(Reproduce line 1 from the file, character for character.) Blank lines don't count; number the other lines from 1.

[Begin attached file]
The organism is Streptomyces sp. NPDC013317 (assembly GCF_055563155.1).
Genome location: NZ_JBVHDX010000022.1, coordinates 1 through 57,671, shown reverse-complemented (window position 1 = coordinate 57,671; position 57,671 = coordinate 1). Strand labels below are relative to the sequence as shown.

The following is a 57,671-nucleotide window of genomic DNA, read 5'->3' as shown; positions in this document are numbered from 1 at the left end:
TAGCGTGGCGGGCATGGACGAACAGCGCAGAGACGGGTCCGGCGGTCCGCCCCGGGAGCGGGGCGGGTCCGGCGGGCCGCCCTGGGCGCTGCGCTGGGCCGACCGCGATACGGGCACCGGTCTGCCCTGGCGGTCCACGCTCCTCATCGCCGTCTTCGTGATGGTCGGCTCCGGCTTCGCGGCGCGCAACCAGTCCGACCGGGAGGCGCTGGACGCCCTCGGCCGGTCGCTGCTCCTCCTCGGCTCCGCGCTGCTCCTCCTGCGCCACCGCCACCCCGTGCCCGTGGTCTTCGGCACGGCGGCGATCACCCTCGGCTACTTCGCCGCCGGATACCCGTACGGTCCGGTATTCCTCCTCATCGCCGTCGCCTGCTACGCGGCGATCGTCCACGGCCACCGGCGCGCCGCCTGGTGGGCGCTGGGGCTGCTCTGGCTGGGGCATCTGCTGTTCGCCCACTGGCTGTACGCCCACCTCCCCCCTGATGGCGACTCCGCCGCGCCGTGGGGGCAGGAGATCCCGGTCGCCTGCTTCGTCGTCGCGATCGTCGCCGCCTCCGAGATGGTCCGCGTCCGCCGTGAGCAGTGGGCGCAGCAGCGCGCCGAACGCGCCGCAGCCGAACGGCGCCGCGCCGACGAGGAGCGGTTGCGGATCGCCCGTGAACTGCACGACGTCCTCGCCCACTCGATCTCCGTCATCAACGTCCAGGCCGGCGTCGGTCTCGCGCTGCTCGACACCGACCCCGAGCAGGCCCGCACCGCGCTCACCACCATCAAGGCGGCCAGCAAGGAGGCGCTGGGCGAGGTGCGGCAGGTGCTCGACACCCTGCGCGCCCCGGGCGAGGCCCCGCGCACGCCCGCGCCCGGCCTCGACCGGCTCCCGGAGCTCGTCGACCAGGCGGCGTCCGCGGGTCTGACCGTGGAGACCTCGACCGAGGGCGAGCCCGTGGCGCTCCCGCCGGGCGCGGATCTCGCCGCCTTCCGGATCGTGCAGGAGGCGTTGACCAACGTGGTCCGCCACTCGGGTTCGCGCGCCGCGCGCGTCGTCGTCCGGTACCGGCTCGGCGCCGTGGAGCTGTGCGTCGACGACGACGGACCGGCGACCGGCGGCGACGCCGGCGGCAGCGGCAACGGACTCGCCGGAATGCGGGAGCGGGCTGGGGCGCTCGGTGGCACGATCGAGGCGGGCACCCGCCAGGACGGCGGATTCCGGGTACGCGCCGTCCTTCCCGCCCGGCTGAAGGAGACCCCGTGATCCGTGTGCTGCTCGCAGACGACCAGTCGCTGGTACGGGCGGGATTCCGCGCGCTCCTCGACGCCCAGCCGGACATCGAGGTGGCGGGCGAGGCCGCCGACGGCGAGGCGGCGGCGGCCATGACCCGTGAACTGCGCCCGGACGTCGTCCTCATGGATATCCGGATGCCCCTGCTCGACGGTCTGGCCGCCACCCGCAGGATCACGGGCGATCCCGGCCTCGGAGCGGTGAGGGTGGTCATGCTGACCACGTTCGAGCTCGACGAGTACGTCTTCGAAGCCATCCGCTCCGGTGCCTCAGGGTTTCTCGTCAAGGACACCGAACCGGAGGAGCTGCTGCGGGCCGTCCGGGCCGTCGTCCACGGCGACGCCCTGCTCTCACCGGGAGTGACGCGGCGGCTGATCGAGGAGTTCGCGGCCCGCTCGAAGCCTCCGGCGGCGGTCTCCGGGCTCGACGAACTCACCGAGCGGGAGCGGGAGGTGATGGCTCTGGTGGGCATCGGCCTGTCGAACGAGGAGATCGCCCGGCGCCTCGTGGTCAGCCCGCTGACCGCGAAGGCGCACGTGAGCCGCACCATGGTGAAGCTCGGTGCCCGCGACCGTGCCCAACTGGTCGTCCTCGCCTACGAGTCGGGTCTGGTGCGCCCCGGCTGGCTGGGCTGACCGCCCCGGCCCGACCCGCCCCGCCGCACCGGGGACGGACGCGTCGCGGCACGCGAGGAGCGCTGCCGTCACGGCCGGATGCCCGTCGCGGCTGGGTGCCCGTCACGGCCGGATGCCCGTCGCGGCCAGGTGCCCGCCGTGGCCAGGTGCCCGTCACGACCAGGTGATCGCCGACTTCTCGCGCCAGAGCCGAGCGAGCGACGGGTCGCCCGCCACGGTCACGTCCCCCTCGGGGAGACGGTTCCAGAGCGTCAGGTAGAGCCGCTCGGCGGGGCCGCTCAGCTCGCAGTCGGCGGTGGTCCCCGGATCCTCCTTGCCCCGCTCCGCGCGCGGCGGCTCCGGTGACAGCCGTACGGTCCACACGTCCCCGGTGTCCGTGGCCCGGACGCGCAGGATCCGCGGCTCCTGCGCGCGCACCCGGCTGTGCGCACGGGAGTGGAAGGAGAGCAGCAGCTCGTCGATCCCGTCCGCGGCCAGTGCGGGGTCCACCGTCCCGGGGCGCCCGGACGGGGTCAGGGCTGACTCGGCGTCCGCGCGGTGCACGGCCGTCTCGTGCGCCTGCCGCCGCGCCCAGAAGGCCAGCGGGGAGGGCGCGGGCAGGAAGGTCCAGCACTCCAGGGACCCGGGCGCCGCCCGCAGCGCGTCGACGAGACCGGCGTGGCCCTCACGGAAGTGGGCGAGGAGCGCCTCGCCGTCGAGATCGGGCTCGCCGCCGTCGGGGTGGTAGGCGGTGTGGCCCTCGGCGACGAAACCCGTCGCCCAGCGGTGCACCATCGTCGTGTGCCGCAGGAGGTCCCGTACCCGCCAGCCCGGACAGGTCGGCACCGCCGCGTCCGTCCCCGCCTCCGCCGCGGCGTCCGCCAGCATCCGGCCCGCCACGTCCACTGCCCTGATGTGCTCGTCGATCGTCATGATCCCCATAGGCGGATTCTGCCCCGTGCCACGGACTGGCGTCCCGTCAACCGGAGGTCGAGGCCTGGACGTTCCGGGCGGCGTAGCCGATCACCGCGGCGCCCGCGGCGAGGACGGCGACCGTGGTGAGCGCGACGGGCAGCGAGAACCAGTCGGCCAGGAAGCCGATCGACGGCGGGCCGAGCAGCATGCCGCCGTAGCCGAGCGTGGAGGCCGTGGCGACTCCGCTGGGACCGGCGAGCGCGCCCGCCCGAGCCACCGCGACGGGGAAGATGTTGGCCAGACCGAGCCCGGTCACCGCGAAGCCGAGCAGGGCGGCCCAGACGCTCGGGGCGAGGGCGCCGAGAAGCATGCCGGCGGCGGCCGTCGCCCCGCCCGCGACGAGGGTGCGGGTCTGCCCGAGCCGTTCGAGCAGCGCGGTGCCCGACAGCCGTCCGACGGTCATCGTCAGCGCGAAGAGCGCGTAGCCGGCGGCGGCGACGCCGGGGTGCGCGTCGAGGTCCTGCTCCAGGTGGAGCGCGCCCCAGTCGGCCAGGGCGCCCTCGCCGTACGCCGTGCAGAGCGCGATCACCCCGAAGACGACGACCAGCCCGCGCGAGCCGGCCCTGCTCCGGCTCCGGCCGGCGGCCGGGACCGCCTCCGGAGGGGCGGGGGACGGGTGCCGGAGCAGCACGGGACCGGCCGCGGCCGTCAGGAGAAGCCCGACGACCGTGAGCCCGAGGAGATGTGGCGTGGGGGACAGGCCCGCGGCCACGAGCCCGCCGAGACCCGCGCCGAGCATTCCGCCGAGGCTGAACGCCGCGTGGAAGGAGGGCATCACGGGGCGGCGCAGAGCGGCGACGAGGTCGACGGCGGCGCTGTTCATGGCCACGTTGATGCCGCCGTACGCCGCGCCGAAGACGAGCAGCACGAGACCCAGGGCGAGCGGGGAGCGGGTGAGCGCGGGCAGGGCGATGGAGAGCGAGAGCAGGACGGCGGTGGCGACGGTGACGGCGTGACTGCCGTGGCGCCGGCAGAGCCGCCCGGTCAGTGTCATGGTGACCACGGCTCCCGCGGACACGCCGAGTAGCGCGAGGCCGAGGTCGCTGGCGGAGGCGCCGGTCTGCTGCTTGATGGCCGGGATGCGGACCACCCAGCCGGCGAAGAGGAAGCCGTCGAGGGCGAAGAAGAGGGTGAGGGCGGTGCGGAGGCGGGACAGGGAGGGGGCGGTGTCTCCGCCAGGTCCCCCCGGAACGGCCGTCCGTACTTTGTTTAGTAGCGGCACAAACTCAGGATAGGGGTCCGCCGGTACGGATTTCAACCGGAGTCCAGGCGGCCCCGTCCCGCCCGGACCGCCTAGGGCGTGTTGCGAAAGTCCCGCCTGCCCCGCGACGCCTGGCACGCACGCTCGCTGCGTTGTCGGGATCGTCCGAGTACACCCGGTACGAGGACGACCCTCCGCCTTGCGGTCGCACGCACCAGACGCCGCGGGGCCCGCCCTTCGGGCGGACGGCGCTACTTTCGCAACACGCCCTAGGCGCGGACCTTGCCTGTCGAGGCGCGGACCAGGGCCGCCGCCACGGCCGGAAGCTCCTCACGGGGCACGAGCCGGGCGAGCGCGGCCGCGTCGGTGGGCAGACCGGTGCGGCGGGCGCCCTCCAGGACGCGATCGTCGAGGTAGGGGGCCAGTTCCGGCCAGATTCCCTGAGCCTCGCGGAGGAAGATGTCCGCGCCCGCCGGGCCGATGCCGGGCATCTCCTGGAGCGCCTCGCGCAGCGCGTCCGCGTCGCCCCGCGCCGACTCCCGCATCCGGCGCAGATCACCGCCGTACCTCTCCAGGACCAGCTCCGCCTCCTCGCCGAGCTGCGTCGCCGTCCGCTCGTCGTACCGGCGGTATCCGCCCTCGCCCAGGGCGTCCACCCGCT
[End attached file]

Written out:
The organism is Streptomyces sp. NPDC013317 (assembly GCF_055563155.1).